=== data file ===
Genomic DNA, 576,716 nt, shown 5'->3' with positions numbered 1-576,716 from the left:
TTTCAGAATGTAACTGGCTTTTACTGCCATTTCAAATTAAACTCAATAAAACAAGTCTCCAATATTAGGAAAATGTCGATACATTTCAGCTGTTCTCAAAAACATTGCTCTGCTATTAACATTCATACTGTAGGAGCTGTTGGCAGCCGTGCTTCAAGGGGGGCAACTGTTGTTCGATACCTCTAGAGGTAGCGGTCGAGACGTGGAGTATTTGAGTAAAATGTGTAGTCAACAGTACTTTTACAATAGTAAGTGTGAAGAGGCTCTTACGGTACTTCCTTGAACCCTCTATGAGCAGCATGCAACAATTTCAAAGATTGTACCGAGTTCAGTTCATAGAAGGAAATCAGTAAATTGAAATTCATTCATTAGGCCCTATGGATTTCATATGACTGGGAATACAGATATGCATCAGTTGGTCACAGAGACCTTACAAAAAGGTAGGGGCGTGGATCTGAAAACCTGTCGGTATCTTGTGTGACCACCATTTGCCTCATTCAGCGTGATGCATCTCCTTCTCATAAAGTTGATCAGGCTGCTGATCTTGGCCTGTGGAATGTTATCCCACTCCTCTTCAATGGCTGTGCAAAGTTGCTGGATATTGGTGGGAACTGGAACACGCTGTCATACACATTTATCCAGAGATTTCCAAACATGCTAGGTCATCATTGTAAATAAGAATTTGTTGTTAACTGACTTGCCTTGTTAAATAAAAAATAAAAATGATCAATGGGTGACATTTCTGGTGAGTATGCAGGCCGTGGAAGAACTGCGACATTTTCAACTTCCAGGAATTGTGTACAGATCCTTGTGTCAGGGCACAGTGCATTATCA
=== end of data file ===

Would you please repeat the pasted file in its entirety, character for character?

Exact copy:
Genomic DNA, 576,716 nt, shown 5'->3' with positions numbered 1-576,716 from the left:
TTTCAGAATGTAACTGGCTTTTACTGCCATTTCAAATTAAACTCAATAAAACAAGTCTCCAATATTAGGAAAATGTCGATACATTTCAGCTGTTCTCAAAAACATTGCTCTGCTATTAACATTCATACTGTAGGAGCTGTTGGCAGCCGTGCTTCAAGGGGGGCAACTGTTGTTCGATACCTCTAGAGGTAGCGGTCGAGACGTGGAGTATTTGAGTAAAATGTGTAGTCAACAGTACTTTTACAATAGTAAGTGTGAAGAGGCTCTTACGGTACTTCCTTGAACCCTCTATGAGCAGCATGCAACAATTTCAAAGATTGTACCGAGTTCAGTTCATAGAAGGAAATCAGTAAATTGAAATTCATTCATTAGGCCCTATGGATTTCATATGACTGGGAATACAGATATGCATCAGTTGGTCACAGAGACCTTACAAAAAGGTAGGGGCGTGGATCTGAAAACCTGTCGGTATCTTGTGTGACCACCATTTGCCTCATTCAGCGTGATGCATCTCCTTCTCATAAAGTTGATCAGGCTGCTGATCTTGGCCTGTGGAATGTTATCCCACTCCTCTTCAATGGCTGTGCAAAGTTGCTGGATATTGGTGGGAACTGGAACACGCTGTCATACACATTTATCCAGAGATTTCCAAACATGCTAGGTCATCATTGTAAATAAGAATTTGTTGTTAACTGACTTGCCTTGTTAAATAAAAAATAAAAATGATCAATGGGTGACATTTCTGGTGAGTATGCAGGCCGTGGAAGAACTGCGACATTTTCAACTTCCAGGAATTGTGTACAGATCCTTGTGTCAGGGCACAGTGCATTATCA